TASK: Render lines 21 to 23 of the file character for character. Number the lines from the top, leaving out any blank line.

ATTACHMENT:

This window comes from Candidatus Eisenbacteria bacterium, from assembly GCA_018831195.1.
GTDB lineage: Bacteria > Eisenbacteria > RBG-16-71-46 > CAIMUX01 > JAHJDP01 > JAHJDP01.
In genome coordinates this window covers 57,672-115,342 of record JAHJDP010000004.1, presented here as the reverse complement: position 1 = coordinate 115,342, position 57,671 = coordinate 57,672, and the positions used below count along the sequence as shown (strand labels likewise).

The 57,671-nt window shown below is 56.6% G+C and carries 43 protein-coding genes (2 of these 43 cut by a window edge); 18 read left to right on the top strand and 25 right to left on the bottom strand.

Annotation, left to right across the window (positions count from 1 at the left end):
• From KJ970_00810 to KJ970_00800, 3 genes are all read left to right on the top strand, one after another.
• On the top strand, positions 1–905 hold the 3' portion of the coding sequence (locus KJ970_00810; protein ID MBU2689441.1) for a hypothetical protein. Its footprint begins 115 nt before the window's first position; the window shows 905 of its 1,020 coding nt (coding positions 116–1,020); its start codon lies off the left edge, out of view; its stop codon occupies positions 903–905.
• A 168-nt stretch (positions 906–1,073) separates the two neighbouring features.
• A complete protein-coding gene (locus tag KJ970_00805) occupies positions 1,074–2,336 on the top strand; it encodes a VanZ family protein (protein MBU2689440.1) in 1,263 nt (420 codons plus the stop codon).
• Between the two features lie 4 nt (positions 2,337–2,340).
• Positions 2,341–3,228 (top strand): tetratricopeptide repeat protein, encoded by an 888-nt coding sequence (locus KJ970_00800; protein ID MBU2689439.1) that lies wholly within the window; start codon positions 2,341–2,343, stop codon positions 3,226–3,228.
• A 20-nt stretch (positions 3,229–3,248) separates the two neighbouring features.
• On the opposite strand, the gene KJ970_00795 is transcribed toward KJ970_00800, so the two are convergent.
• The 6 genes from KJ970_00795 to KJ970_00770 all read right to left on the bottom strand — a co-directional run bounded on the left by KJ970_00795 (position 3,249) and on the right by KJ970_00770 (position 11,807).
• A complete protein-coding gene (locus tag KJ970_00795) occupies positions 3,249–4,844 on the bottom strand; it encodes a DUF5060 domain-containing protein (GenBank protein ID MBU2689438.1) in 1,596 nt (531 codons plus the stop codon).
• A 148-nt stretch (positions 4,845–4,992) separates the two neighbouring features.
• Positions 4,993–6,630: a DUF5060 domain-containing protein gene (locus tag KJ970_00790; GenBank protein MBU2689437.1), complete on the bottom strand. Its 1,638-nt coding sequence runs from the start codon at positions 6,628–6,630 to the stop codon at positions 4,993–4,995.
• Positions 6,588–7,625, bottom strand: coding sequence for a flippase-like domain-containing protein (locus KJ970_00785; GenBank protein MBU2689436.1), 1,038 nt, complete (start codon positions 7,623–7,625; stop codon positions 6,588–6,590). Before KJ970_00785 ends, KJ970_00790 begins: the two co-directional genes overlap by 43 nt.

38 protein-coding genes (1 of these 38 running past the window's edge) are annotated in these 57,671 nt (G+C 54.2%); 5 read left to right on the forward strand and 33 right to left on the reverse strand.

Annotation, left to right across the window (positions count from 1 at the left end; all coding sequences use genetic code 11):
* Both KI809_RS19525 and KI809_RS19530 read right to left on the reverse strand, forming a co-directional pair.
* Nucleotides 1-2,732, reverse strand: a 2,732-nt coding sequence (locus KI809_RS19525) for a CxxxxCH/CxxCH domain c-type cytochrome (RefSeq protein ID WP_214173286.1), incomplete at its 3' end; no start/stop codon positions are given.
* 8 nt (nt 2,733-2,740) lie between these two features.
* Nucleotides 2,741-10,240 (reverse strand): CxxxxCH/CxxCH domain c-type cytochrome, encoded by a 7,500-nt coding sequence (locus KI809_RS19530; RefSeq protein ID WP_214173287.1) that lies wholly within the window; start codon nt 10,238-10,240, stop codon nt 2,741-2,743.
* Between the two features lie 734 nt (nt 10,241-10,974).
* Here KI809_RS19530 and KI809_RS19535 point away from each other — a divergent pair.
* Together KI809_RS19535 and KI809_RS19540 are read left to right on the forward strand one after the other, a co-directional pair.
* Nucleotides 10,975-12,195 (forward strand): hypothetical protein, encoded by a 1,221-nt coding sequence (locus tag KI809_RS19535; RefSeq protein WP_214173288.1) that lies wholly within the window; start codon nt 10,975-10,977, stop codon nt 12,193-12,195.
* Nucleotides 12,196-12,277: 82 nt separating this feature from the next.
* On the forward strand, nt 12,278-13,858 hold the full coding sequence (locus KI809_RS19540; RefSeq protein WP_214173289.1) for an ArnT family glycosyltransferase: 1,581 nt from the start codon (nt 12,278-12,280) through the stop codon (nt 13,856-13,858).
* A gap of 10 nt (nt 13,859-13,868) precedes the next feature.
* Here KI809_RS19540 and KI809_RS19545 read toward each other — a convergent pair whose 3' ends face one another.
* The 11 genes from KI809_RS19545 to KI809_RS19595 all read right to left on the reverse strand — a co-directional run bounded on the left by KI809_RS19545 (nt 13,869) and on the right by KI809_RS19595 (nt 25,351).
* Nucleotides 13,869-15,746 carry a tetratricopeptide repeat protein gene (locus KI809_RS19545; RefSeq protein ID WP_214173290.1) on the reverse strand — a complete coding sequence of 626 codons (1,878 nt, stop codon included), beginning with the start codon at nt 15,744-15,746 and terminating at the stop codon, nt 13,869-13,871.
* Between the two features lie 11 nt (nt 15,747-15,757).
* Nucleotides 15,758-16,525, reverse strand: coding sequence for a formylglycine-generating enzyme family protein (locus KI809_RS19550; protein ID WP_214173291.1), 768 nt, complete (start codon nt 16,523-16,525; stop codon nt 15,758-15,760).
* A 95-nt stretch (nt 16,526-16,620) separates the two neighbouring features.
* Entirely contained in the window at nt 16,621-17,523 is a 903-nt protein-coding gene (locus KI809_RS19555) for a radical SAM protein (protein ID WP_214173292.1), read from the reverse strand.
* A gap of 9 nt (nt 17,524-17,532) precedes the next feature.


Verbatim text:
* Both KI809_RS19525 and KI809_RS19530 read right to left on the reverse strand, forming a co-directional pair.
* Nucleotides 1-2,732, reverse strand: a 2,732-nt coding sequence (locus KI809_RS19525) for a CxxxxCH/CxxCH domain c-type cytochrome (RefSeq protein ID WP_214173286.1), incomplete at its 3' end; no start/stop codon positions are given.
* 8 nt (nt 2,733-2,740) lie between these two features.